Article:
Bannockburn and After

The Scots, sensing victory, pressed their attack but the battle hardened English gave blow for blow until they sighted more troops appear on the ridge behind Bruce. Fearing that these were reinforcements, the English suddenly lost their nerve. These reinforcements were in fact the sutlers and grooms from Bruce’s baggage train who had come closer to observe the battle. Edwards’s personal guard fought their way through the melee to guide the king to safety at Stirling castle.

As in all battles of the time, once an army broke it was at the mercy of the enemy and the Scots pursued their foes mercilessly until darkness and weariness ended the slaughter. It was said that so great was the spilling of blood that pools of it stood all around, bodies lay half submerged in the mud around the burn and bridges formed of dead bodies stretched across the stream. The total English casualties are unclear, but reckoned to be about 700 cavalry and between 4,000 and 11,000 infantry, while records show that 22 barons and 68 knights surrendered to the Scots. It is thought that about 4,000 Scottish spearmen were killed, but only two Scottish knights were recorded as casualties.

King Edward and his party reached Stirling castle, but Mowbray, with the chivalry of the time, refused him entry stating that as the Scots had kept to their word regarding the siege, Edward’s defeat meant that the castle had not been relieved and Mowbray must therefore keep his word also. The king, dispirited, moved on to Dunbar and eventually took ship for England. The remainder of his army also headed for Stirling and again Mowbray refused admission to all but a few favoured knights, the remainder camped outside the walls and were again attacked by the victorious Scots with many English being slaughtered.

Bruce was now undisputed leader in Scotland and had won the crown by right of conquest. He wasted no time in starting a pitiless devastation of the north of England, wreaking his vengeance for all the sufferings of his people at the hands of the English.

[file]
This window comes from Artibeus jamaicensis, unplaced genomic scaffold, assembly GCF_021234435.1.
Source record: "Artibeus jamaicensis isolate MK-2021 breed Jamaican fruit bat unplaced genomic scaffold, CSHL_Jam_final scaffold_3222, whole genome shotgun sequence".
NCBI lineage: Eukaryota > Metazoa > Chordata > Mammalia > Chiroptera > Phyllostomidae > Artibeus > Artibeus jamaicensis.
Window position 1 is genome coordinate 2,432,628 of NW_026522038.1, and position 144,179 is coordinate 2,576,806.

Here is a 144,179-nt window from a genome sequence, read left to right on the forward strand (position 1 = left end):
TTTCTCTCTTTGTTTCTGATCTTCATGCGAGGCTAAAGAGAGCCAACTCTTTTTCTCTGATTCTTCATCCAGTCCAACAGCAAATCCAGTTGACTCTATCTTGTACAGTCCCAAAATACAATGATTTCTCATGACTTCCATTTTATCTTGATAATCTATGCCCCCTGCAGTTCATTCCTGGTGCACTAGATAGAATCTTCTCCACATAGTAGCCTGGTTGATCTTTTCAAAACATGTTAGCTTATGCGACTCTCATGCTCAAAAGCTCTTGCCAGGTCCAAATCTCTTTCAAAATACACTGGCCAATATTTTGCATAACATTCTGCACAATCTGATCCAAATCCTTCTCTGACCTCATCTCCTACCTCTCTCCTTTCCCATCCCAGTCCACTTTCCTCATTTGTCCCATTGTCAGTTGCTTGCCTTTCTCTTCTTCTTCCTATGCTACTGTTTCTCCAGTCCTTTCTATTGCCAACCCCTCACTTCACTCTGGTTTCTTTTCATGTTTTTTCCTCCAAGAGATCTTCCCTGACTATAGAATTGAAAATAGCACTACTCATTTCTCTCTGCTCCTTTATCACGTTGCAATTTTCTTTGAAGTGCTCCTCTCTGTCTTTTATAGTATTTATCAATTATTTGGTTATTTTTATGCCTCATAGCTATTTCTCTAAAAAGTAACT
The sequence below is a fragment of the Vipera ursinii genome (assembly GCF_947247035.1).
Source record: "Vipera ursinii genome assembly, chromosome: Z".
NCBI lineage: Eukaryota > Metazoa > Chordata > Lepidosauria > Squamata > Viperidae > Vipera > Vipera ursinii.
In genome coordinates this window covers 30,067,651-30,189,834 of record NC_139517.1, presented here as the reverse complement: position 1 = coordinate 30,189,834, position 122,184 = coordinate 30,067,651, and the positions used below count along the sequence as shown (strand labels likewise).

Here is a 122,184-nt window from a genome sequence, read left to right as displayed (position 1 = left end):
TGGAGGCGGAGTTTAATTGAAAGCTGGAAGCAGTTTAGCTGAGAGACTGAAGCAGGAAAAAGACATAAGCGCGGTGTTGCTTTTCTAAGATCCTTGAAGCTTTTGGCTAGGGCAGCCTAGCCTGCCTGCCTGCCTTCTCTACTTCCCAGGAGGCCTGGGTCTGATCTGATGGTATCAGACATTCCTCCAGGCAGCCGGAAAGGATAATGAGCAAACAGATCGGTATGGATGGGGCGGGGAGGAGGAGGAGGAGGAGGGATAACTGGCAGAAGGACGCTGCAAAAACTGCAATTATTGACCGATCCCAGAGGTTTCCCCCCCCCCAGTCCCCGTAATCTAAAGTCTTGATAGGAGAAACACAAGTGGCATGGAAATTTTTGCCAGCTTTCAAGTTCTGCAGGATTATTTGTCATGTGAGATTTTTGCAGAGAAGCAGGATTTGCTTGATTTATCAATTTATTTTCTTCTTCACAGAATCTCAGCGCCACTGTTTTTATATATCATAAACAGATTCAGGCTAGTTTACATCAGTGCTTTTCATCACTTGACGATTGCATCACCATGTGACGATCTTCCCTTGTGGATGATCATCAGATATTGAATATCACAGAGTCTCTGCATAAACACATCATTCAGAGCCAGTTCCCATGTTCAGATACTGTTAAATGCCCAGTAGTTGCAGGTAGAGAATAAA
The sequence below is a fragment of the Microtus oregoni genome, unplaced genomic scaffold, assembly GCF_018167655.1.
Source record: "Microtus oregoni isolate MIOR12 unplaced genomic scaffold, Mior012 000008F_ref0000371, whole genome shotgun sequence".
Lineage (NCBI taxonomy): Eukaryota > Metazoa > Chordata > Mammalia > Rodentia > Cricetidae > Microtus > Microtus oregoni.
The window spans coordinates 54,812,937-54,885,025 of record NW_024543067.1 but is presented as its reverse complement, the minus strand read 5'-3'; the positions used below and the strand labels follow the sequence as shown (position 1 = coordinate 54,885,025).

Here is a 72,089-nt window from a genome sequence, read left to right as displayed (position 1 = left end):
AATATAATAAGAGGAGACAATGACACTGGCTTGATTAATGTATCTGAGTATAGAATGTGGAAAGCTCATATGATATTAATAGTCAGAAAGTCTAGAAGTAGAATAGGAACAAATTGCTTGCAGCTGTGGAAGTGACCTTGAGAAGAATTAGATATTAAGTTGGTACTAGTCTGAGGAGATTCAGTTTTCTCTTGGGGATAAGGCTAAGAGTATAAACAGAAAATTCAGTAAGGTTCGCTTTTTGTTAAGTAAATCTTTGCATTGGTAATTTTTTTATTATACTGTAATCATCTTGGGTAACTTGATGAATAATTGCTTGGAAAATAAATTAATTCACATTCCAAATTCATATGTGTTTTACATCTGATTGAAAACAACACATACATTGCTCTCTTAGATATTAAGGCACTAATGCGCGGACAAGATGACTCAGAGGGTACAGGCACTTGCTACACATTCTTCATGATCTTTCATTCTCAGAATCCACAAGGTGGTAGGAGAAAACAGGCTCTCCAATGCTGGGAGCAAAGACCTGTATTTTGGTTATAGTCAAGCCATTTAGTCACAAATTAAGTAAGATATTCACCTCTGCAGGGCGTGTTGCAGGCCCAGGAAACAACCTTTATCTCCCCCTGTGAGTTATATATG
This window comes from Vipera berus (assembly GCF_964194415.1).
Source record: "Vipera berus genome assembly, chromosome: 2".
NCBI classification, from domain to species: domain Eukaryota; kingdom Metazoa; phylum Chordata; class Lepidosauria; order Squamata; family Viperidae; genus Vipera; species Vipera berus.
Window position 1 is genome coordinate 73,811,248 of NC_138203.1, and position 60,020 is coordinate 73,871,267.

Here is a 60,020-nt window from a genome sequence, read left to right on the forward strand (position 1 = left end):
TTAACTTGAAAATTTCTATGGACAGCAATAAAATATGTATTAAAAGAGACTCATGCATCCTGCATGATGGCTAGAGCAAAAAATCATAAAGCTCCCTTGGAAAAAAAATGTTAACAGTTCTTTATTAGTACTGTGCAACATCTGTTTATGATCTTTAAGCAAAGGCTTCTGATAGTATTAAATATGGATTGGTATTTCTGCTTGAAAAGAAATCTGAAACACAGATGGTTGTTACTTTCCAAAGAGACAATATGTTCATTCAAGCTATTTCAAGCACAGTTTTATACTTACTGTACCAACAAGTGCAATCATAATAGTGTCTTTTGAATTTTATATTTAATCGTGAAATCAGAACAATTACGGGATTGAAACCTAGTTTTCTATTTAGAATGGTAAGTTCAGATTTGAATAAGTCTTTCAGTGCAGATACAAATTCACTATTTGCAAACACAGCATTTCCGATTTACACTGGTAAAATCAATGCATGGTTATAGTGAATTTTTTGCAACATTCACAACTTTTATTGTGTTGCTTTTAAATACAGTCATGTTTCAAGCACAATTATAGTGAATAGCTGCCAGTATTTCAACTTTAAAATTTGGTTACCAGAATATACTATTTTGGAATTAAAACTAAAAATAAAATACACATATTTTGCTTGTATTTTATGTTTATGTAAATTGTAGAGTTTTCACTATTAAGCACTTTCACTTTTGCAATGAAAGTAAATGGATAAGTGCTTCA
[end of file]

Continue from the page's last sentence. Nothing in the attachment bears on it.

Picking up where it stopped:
Edward’s defeat made him more dependant on his barons than ever, but the barons jockeying for power and influence, were divided. Edward’s uncle, Thomas, Earl of Lancaster, a great power in the land but with little ability, led  a faction nominally loyal to the king but was suspected of making a secret understanding with Bruce.

Described in his own time as “immoral, quarrelsome and vindictive” and with a repulsive nature” Hereford was a great landowner, much favoured by Edward I and had become jealous at his perceived reduced influence under the new king. A counterforce arose under the leadership of Aymer Valence, the Earl of Pembroke, who, in his determination to frustrate Lancaster, backed the royal camp. With these two camps in open disagreement, Edward was to regain some little portion of his authority,

 Lancaster became increasingly distanced from the king, ruling his lands like an independent state and in the words of McKisack, “the supreme example of an over mighty subject”. The weakness of Edward can be seen by the treaty contracted between him and Lancaster at Leake in 1318, resulting among other things in the banishment of a number of Lancaster’s enemies and paving the way for the rise of the Despenser family.